We all know by now that chaining or tying up dogs outside is cruel and dangerous, right? But if you’re thinking that an “invisible fence” is a safe way to give your dog some time outdoors, think again.
Painful, Dangerous, and Bewildering
Like us, dogs are made of flesh and blood and nerve endings, three things that don’t mix well with electricity. Invisible fences deliver a painful shock when dogs cross a buried electrical wire. There are collars that do the same thing. Some are controlled by the owner, who keeps a remote-control shocking device handy to be used whenever the owner feels that the dog has misbehaved, while others shock automatically, triggered by barking. Beyond the physical pain and the anticipatory fear that the shocks induce, these devices can injure a dog both physically—from burns to cardiac fibrillation—and psychologically, causing severe anxiety and displaced aggression.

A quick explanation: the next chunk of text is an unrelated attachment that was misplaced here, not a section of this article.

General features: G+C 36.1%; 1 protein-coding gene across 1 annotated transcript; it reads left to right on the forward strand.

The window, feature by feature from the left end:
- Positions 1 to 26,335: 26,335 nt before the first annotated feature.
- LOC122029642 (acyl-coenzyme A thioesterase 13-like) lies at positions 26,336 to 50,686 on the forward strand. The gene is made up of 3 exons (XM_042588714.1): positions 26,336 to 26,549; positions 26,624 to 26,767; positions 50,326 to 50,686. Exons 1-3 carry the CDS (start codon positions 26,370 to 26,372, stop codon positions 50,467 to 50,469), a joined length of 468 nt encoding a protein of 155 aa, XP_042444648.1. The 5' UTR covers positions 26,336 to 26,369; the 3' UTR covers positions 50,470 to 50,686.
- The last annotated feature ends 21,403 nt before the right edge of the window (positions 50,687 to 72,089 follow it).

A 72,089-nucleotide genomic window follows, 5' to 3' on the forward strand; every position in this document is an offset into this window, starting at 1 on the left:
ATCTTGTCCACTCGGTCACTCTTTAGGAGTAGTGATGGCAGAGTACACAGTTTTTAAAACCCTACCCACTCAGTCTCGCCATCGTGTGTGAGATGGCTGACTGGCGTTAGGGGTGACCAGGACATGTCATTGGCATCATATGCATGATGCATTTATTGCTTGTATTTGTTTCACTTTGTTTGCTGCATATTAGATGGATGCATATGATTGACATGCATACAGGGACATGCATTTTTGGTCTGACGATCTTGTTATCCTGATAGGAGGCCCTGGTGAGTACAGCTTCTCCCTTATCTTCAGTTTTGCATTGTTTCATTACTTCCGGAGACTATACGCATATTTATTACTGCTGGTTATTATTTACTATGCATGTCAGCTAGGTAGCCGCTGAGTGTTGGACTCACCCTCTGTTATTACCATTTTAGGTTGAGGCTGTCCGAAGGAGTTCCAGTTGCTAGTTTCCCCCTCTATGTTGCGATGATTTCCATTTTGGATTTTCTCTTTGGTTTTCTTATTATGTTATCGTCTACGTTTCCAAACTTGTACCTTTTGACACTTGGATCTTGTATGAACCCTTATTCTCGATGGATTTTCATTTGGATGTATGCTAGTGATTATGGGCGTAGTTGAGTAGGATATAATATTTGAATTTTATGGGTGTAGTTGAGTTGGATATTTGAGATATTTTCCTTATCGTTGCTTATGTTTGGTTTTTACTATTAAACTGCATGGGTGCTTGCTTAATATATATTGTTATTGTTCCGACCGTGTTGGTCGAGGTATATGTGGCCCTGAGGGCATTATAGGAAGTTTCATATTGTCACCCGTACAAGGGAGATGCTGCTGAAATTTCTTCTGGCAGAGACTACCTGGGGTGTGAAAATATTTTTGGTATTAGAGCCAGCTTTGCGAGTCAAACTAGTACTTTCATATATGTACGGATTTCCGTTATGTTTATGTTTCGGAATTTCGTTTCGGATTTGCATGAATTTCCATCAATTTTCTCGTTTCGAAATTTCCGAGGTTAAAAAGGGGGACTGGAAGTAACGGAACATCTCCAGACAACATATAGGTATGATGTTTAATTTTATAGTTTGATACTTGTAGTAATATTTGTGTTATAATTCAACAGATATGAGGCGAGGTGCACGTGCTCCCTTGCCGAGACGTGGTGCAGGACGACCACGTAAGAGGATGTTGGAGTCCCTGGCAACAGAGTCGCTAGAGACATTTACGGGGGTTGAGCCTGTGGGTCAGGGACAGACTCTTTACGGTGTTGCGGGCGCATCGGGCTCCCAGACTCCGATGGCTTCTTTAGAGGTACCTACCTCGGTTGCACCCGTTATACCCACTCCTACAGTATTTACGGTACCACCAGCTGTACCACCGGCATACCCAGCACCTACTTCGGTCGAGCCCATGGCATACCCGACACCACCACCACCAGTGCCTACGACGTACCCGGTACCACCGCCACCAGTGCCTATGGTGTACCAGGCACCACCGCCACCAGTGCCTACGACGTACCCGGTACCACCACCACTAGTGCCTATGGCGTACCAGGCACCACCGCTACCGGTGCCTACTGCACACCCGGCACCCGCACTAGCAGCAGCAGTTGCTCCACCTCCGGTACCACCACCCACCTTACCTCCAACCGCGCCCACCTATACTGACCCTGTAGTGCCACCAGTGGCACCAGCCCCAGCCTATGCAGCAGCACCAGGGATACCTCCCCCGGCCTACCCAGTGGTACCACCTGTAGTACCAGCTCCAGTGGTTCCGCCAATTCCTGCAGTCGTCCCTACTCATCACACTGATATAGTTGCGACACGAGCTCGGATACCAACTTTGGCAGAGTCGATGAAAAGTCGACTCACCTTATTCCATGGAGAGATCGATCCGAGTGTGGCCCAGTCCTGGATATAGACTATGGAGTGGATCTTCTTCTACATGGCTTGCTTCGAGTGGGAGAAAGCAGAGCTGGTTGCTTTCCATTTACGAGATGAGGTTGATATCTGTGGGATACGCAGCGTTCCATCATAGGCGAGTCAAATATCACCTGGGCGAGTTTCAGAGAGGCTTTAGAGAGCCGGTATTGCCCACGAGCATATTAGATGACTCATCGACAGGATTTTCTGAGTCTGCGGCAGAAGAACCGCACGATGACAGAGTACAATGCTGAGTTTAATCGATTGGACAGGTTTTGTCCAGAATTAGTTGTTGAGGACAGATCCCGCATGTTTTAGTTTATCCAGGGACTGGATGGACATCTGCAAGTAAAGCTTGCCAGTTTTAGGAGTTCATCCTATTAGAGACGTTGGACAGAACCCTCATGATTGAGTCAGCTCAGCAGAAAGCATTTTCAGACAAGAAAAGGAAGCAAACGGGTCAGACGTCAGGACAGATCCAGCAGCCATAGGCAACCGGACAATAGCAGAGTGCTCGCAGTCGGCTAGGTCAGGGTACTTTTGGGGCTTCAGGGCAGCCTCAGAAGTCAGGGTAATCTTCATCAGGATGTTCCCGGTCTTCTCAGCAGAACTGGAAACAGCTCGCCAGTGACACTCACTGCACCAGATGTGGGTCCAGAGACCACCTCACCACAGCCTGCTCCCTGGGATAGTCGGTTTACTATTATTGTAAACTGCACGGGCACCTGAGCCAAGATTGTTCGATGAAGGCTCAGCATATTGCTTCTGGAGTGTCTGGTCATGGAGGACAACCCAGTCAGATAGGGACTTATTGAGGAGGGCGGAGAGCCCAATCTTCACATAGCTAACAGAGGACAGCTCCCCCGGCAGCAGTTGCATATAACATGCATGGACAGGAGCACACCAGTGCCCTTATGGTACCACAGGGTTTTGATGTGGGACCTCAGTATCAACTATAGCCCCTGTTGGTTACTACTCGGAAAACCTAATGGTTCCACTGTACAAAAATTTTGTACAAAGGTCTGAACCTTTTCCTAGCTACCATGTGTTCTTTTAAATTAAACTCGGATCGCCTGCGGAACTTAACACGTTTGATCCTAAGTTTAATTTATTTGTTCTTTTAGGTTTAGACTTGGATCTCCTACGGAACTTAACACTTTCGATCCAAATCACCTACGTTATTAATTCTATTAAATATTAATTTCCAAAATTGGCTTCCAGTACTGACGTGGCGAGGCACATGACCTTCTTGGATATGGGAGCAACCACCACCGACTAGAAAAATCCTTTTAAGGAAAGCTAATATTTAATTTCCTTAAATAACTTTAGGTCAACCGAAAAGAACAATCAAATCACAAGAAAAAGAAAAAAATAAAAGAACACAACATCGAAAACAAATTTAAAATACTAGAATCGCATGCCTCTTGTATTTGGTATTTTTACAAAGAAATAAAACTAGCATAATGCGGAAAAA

Not understanding why or how they’re being hurt, dogs subjected to shock collars and invisible fences may direct their fear or aggression toward what they believe is the source of the shock—which may be passing bicyclists, the mail carrier, or your neighbors’ children.
Punished for Coming Home
Has your dog ever recklessly bolted after a squirrel or in a panic at a loud noise? Dogs often run right through invisible fences in the heat of the moment, but to cross back over that line means that they’ll get a painful jolt—a prospect that leaves some too scared to return. And even if invisible fences succeed in keeping animals contained within certain boundaries, the nonexistent barrier certainly won’t protect them from cruel humans and roaming dogs or other animals who can easily come onto your property.
No dog should live in fear of getting shocked for barking or crossing an invisible line. Real fences and positive training methods in which dogs are rewarded for good behavior are humane and effective. If you want to give your dog a stimulating experience, throw a dog party instead!